• The individual is employed by the government and acting as a government officer. In other words if the individual is acting in an official capacity, whether or not the conduct is authorized by law. (Gov't Officer Exception)
  • If the individual/business is performing a function that has been traditionally done exclusively by the government. (Public Function Excception)
  • If the government has expressly authorized, encouraged, or facilitated the unconstitutional conduct. (Entanglement Exception)

The only Amendment that applies directly to the people is the 13th Amendment, which outlaws the practice of slavery throughout the United States.

  • I believe you omit a significant piece of information, which is that the constitutionality of restricting the ability of private businesses to discriminate against customers was UPHELD during the challenges against the 1964 Civil Rights act, reversing the earlier decisions with regard to the 1875 Civil Rights act. – DJClayworth Dec 10 '13 at 14:28
  • Someone visiting this site and reading this answer might be interested to know what United States v. Morrison was about. I'm certainly interested in it. A brief summary of that might strengthen your answer. – Sam I am says Reinstate Monica Dec 10 '13 at 20:10
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    @DJClayworth Sorry about that, I didn't get a chance to get to that. The 1964 Civil Rights Act was indeed upheld, but only because Congress has the authority to regulate interstate commerce. The decisions that the Court made regarding the 1875 version were never reversed. The Fourteenth Amendment is still only applicable to the government. Which leads me to the next point. – pAvEmEnT Dec 11 '13 at 13:21
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    @SamIam The United States v. Morrison was in regards to 42 U.S.C.S. § 13981, which was a law Congress enacted that provided a federal civil remedy for the victims of gender-motivated violence. – pAvEmEnT Dec 11 '13 at 13:28
  • A woman that was attacked wanted the civil remedy due to her for this. The attacker did not want to pay and appealed, alleging that Congress didn't have the right to enact such a law.The Court of Appeals for the Fourth Circuit declared the law unconstitutional. They found that there was no substantial influence on commerce, so Congress could not use the commerce clause, and they also could not use the Fourteenth Amendment because of the precedent the Court established in the Civil Rights Act of 1875. The Supreme Court reviewed the case and affirmed the decision of the Fourth District. – pAvEmEnT Dec 11 '13 at 14:05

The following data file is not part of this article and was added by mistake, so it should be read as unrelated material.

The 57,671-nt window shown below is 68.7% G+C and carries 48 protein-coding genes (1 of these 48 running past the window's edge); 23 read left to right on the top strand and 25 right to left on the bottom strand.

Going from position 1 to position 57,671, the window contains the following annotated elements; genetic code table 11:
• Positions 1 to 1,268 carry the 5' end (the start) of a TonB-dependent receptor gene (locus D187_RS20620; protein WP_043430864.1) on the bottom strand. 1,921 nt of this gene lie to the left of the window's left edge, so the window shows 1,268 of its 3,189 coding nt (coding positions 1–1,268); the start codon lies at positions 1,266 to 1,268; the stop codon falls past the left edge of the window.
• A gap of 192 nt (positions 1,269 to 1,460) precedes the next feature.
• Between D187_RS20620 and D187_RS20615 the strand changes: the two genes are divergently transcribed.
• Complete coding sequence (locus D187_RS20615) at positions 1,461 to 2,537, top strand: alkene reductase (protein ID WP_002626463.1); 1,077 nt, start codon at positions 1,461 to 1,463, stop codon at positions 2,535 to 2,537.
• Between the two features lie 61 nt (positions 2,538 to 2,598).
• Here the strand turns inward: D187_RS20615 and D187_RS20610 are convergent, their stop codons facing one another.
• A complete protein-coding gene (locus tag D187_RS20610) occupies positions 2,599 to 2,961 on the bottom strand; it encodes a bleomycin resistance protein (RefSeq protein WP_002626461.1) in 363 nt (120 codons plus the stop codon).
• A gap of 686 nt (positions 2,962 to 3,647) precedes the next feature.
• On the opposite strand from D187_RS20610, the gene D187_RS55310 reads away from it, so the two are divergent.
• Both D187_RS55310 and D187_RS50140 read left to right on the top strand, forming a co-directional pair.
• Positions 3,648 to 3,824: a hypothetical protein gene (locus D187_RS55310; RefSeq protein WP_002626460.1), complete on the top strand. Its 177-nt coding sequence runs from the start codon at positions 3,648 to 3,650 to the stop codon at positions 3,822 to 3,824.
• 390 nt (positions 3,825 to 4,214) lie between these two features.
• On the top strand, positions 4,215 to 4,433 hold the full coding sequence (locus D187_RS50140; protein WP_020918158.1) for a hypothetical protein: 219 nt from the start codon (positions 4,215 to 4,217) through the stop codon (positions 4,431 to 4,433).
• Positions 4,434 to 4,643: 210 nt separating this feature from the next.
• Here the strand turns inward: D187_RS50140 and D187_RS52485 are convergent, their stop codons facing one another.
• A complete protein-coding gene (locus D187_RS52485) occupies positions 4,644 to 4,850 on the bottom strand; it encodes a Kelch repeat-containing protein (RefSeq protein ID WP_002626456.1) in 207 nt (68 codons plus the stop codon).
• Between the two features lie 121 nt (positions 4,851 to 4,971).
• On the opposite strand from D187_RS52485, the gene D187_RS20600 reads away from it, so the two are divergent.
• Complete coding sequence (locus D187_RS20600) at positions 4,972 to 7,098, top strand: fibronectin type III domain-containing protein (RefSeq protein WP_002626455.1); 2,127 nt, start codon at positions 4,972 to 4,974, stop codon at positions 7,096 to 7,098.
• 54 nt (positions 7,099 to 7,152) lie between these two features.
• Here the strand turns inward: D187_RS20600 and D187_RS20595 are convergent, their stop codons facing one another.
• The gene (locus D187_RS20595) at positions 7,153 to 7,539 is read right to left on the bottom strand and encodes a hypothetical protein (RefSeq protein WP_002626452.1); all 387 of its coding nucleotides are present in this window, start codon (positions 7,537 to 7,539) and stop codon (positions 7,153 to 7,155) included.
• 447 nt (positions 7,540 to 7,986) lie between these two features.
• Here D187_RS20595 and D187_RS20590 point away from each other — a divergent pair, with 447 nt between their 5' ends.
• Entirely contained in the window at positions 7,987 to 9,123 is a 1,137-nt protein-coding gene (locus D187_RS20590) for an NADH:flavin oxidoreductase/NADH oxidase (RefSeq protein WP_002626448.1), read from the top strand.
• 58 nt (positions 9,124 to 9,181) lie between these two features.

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The government can't force a business to act, but they can punish them for not acting. The threat of punishments (which may range from fines, to having to pay damages, up to being arrested or forced to shut down) may compel the business to act (in the sense of "apply pressure to act"), but it's always the option of the owner to accept those punishments instead of changing their behavior.

As to the question of whether the government can punish a business which refuses service to a protected class based on a religious position, that's still an open question, and will vary state-by-state. For example, in California there's a state Civil Rights called the Unruh Civil Rights Act which prohibits arbitrary discrimination.

Until it gets to the Supreme Court, there's no way to provide a more definitive answer.

  • +1, but doesn't threat of punishment get included in "compelling"? – user4012 Dec 9 '13 at 17:59
  • @DVK - Possibly. It depends on whether you read compelling as having successfully forced the action or not. I'll clarify the wording a bit. – Bobson Dec 9 '13 at 18:24
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    how is punishing someone for not acting not the same as forcing them to act? if you get a fine for driving fast, that is govt forcing you to drive slowly – amphibient Dec 16 '13 at 15:56
  • @amphibient - See Civil Disobedience for the best example. Effectively, the government can't actually make someone perform their service, short of getting someone to stand there and physically move the owner/operator through the motions. There's always the option for them to refuse. – Bobson Dec 16 '13 at 16:48
  • @Bobson but that would mean slavery doesn't violate the involuntary servitude clause because you can't force someone to pick cotton if all you do is punish them after the fact by whipping them. – Readin Jan 3 '18 at 4:00